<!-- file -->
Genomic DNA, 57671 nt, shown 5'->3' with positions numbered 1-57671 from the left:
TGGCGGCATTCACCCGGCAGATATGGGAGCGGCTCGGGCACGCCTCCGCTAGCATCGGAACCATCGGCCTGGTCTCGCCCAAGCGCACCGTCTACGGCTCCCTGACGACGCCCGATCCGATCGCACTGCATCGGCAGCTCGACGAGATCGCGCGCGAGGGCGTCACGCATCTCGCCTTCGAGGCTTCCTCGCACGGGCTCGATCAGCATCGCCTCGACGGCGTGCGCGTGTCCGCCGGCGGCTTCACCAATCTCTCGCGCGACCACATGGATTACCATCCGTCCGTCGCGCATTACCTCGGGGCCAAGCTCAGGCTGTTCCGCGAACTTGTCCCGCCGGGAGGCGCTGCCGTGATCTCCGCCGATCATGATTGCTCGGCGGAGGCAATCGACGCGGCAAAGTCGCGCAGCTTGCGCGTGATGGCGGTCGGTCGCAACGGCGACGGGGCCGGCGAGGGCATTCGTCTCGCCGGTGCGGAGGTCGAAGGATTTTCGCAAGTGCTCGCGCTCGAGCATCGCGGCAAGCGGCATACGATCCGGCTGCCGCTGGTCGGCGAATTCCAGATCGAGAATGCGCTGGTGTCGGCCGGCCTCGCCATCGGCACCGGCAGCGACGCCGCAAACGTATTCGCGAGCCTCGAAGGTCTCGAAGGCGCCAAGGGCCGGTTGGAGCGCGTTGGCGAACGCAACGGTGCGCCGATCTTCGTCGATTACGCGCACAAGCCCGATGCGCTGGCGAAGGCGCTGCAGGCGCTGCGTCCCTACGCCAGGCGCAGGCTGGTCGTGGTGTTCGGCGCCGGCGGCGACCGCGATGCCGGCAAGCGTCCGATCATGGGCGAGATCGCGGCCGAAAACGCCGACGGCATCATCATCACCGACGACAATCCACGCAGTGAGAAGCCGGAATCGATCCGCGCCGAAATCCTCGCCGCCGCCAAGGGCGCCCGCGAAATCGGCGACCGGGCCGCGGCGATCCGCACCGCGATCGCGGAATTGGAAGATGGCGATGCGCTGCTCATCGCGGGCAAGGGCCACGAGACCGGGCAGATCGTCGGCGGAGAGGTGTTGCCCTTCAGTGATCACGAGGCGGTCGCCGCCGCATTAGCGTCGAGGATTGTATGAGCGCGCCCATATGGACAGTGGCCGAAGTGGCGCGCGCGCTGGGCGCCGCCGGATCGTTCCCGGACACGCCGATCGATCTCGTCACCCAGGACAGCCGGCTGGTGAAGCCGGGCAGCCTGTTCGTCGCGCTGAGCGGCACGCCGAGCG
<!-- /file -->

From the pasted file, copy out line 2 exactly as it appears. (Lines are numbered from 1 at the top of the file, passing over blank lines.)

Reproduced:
TGGCGGCATTCACCCGGCAGATATGGGAGCGGCTCGGGCACGCCTCCGCTAGCATCGGAACCATCGGCCTGGTCTCGCCCAAGCGCACCGTCTACGGCTCCCTGACGACGCCCGATCCGATCGCACTGCATCGGCAGCTCGACGAGATCGCGCGCGAGGGCGTCACGCATCTCGCCTTCGAGGCTTCCTCGCACGGGCTCGATCAGCATCGCCTCGACGGCGTGCGCGTGTCCGCCGGCGGCTTCACCAATCTCTCGCGCGACCACATGGATTACCATCCGTCCGTCGCGCATTACCTCGGGGCCAAGCTCAGGCTGTTCCGCGAACTTGTCCCGCCGGGAGGCGCTGCCGTGATCTCCGCCGATCATGATTGCTCGGCGGAGGCAATCGACGCGGCAAAGTCGCGCAGCTTGCGCGTGATGGCGGTCGGTCGCAACGGCGACGGGGCCGGCGAGGGCATTCGTCTCGCCGGTGCGGAGGTCGAAGGATTTTCGCAAGTGCTCGCGCTCGAGCATCGCGGCAAGCGGCATACGATCCGGCTGCCGCTGGTCGGCGAATTCCAGATCGAGAATGCGCTGGTGTCGGCCGGCCTCGCCATCGGCACCGGCAGCGACGCCGCAAACGTATTCGCGAGCCTCGAAGGTCTCGAAGGCGCCAAGGGCCGGTTGGAGCGCGTTGGCGAACGCAACGGTGCGCCGATCTTCGTCGATTACGCGCACAAGCCCGATGCGCTGGCGAAGGCGCTGCAGGCGCTGCGTCCCTACGCCAGGCGCAGGCTGGTCGTGGTGTTCGGCGCCGGCGGCGACCGCGATGCCGGCAAGCGTCCGATCATGGGCGAGATCGCGGCCGAAAACGCCGACGGCATCATCATCACCGACGACAATCCACGCAGTGAGAAGCCGGAATCGATCCGCGCCGAAATCCTCGCCGCCGCCAAGGGCGCCCGCGAAATCGGCGACCGGGCCGCGGCGATCCGCACCGCGATCGCGGAATTGGAAGATGGCGATGCGCTGCTCATCGCGGGCAAGGGCCACGAGACCGGGCAGATCGTCGGCGGAGAGGTGTTGCCCTTCAGTGATCACGAGGCGGTCGCCGCCGCATTAGCGTCGAGGATTGTATGAGCGCGCCCATATGGACAGTGGCCGAAGTGGCGCGCGCGCTGGGCGCCGCCGGATCGTTCCCGGACACGCCGATCGATCTCGTCACCCAGGACAGCCGGCTGGTGAAGCCGGGCAGCCTGTTCGTCGCGCTGAGCGGCACGCCGAGCG